Afghani Lamb


(Pronounced like "gourmet" with a "K")

As a woman from Haret, Afghanistan, taught Lindsay Sterling in Maine. 

Serves: 6-8
Cooking time: 30min-1 hr
Active time: 20 minutes


  • 4 yellow onions sliced into crescent moons
  • 3 pounds deboned lamb shoulder or leg, cut into 3" chunks
  • 1/4 cup vegetable oil
  • 1/4 tsp turmeric
  • 1 tsp Doordooah spice mixture (equal parts black cardamon, turmeric, cloves, and cinnamon, blended in a spice grinder) 
  • 1/2 cup water
  • 2 tsp salt
  • 2 tomatoes
  • 6 oz. tomato paste
  • enough flexible flatbread, such as naan, chapati, or pita for everyone eating


  • Pressure cooker or soup pot
  • cutting board
  • knife
  • coffee grinder dedicated to grinding spices  
  • can opener
  • small empty jar with lid to hold extra spice mixture 
  • measuring cups and spoons (or just eyeball it)
  • serving dish for stew
  • serving platter for bread
  • serving spoon


Blend all Doordooah spices in a spice blender (a.k.a. a coffee grinder dedicated to grinding spices). You'll make more than you need for this dish. Store the extra in spice jar and this recipe will be even easier next time. 

Cut onions into crescent moons and put in a large soup pot or pressure cooker. 

Cut the lamb you have into 3" chunks (if the butcher hasn't done this already for you). Rinse lamb with cold water and put in pot. Wash cutting board, hands, and knife and anything else that touched raw meat with soapy water. 

Add oil, turmeric, Doordooah spice, salt, and one half cup water. Cover and cook on medium high until onions have disintegrated into a thick stew and the lamb is tender. If you are using a regular soup pot, add more water as necessary so that your lamb ends up tender with a sauce of disintegrated onions among it. This will take about an hour for lamb leg, longer for shoulder meat.  In a pressure cooker, this should take about 20 minutes under pressure. 

Shave tomato into thin wedges and add tomato pieces to pot. Stir in tomato paste, cover and cook another 5 minutes more. She said you can also add cooked chickpeas and potato chunks here if you like, but we both liked the dish just meat and sauce.

In Afghanistan the dish is served without silverware and guests use pieces of flatbread to scoop up bites. Flatbreads like Tandor, Nan and Iraqi bread would be closest to what's served in Afghanistan. If you'd rather use silverware, serve in a bowl as you would a stew with bread on the side.




Azerbaijani Lamb Soup


As Zemfira and Tarlan Ahmadov from Baku, Azerbaijan, showed Lindsay Sterling in Portland, Maine. 

Serves: 10 as a first course
Cooking Time: 2 hours
Perfect with: Azerbaijani beef with chestnutsyellow rice, fresh vegetable platter, and a small bowl of pickled vegetables


  • 1 pound ground lamb (preferably not super lean)
  • 1/2 tsp salt + more to taste
  • 1/2 onion
  • 3 cups flour
  • 1 egg
  • water
  • dash turmeric
  • 1 1/2 cups cooked black eyed peas or kidney beans (if using canned, use 1 can strained and rinsed)
  • dried mint
  • 1/4 cup balsamic vinegar


1. Make lamb meatballs. Fine dice half an onion, mix into ground lamb with a little salt, and form meatballs that are about the diameter of a quarter. Simmer the meatballs gently in water (which becomes the broth of your soup) for forty minutes, discarding foam or oils that rise to the top with a spoon.

2. Make fresh pasta by hand. It's easy once you know how to do it. In a large mixing bowl make a well in 3 cups flour and fill it with one egg. Mix the egg with your pointer finger around and around faster than meets the eye. Then once the egg is mixed start widening the circle you're drawing with your finger to incorporate flour from the edges of the well. As you do this, pour water slowly from a cup into the egg mixture, allowing you to continue mixing your wet whirl into the dry flour around it until you have a dry dough that is soft and pliable. Continue folding the dough on top of itself so that it's uniform.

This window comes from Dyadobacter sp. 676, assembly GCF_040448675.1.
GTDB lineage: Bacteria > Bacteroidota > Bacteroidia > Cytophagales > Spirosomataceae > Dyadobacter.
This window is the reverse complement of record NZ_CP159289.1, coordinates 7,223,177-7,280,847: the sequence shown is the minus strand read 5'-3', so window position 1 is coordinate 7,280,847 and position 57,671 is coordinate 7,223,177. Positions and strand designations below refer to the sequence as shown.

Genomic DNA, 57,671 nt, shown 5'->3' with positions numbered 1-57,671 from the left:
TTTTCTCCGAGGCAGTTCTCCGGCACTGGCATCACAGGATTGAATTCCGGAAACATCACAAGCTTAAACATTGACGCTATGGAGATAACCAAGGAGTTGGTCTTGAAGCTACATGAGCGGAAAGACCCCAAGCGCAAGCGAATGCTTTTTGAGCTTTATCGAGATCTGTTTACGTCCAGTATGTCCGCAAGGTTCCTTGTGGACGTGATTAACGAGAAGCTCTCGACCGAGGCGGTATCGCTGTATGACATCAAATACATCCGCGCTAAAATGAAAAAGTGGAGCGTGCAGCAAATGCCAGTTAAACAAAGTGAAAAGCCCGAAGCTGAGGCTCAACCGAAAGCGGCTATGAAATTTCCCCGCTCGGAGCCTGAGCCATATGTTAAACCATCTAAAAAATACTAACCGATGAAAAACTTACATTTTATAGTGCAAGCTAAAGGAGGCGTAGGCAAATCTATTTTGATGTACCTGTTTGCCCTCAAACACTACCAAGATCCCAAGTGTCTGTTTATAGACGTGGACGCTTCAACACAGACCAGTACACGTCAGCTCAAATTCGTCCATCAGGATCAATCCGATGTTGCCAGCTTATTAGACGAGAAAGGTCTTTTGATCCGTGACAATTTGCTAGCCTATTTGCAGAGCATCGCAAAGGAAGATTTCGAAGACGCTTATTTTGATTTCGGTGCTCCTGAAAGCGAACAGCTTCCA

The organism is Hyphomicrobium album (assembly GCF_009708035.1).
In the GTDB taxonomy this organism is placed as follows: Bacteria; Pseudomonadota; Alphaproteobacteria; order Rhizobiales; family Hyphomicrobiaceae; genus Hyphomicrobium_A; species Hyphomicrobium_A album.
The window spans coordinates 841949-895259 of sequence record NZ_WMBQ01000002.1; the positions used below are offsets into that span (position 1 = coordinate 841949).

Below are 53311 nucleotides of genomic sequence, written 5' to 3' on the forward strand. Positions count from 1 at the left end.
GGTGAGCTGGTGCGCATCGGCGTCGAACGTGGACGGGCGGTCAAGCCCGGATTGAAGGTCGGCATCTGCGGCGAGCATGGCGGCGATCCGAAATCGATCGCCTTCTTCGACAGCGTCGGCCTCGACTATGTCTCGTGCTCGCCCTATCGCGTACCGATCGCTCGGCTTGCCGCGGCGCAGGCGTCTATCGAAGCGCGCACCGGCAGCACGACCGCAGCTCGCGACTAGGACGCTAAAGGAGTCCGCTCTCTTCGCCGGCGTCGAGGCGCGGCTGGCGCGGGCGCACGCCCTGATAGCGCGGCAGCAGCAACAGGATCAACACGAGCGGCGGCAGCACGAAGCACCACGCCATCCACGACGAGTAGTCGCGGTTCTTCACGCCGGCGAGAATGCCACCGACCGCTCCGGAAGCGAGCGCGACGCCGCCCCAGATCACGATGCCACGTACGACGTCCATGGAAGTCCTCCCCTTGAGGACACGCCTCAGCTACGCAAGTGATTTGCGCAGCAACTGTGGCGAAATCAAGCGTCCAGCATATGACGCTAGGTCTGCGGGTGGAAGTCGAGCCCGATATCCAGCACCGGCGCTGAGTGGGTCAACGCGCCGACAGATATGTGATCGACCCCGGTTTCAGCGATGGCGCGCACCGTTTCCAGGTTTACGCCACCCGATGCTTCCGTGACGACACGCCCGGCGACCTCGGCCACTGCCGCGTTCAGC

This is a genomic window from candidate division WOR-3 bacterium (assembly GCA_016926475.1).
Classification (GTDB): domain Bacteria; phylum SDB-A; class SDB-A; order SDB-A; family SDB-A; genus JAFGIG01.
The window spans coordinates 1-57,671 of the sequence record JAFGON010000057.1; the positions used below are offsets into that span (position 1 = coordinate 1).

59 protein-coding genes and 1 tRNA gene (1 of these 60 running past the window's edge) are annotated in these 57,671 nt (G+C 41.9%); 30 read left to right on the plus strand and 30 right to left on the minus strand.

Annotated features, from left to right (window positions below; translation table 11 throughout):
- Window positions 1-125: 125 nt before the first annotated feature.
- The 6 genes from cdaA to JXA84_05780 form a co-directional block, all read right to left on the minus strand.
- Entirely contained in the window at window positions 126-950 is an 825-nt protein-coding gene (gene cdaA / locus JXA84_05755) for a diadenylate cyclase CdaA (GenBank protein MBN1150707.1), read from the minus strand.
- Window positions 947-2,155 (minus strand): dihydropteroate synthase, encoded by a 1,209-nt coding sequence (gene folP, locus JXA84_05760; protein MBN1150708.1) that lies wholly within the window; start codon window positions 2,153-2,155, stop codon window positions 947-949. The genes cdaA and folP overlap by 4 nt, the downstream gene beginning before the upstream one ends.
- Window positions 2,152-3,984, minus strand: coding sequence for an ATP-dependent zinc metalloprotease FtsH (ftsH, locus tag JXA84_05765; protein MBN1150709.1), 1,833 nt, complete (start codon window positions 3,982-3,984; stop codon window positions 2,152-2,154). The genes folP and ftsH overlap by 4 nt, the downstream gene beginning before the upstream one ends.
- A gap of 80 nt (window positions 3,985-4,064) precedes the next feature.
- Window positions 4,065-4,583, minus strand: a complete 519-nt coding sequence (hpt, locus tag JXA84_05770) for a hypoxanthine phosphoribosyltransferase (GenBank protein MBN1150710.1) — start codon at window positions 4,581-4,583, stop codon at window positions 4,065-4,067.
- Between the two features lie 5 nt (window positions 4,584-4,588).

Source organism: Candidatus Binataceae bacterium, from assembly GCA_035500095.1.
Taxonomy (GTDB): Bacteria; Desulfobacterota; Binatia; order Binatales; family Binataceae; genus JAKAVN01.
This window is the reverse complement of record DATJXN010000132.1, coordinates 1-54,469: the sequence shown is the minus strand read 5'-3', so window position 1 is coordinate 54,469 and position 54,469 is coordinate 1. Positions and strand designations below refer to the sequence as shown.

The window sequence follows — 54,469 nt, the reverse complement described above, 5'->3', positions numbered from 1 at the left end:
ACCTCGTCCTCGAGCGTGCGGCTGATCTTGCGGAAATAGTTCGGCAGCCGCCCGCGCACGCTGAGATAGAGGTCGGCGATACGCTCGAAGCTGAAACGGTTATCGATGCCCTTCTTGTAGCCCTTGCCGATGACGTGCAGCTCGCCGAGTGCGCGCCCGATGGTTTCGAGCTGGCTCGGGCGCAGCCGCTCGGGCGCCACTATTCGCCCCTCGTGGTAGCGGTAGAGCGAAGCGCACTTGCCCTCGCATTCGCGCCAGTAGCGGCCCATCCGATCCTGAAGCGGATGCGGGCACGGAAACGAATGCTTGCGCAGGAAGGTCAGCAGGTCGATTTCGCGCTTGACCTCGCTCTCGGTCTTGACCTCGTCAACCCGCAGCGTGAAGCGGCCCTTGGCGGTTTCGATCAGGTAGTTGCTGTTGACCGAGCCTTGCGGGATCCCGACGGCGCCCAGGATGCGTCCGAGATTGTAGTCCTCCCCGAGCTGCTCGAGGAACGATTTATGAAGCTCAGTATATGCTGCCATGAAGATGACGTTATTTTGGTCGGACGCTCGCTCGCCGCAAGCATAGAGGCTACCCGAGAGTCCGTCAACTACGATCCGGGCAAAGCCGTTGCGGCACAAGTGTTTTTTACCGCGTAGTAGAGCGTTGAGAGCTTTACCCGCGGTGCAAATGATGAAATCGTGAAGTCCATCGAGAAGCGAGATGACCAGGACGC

3. Split the dough into three equal sized balls. Make them nice and round by pulling the edges of each ball and pressing them into the bottom of it. Let the three balls rest in the center of the flour bowl, covered with a cloth for twenty minutes.

4. On a clear table or counter top, pat one of the balls of dough into a circle. Then roll it out with a rolling pin into a large thin sheet. You'll need to sprinkle flour liberally on the dough as you are rolling it out.  Also, intermittently lift the sheet off the counter and flour the other side.

5. Once you have a nice big thin sheet about the thickness of a piece of construction paper, fold the outside edges of the sheet into the middle, and then fold the shape in half making the crease where the edges are. Now you have a really long rectangle. Shorten the rectangle by folding it in half again.

6. Cut across this packet into thin strips with a chef knife, making fresh pasta. To help cut parrallel lines (making noodles with even width) use the hand not holding the knife as a guide. What I mean is: stick the elbow of the hand not holding the knife out in front of you. Then put that hand along the short length of the dough to visually guide the parallel line where to cut across the dough. 

7. Once you've cut the noodles, toss the noodles so they're dusted in flour and stay separate from each other. Repeat with the other two dough balls.

8. Turn the soup to medium high. When it's simmering, add black eyed peas, a dash of turmeric, and a couple handfuls of fresh pasta. Reserve the rest of the pasta, covered in the fridge, for any fresh pasta dish you like tomorrow. 

9. When pasta's done and the soup has slightly thickened from the pasta starch, it's done. Sprinkle each bowl with dried mint. Serve with small vessel of balsamic for people to drizzle on top.




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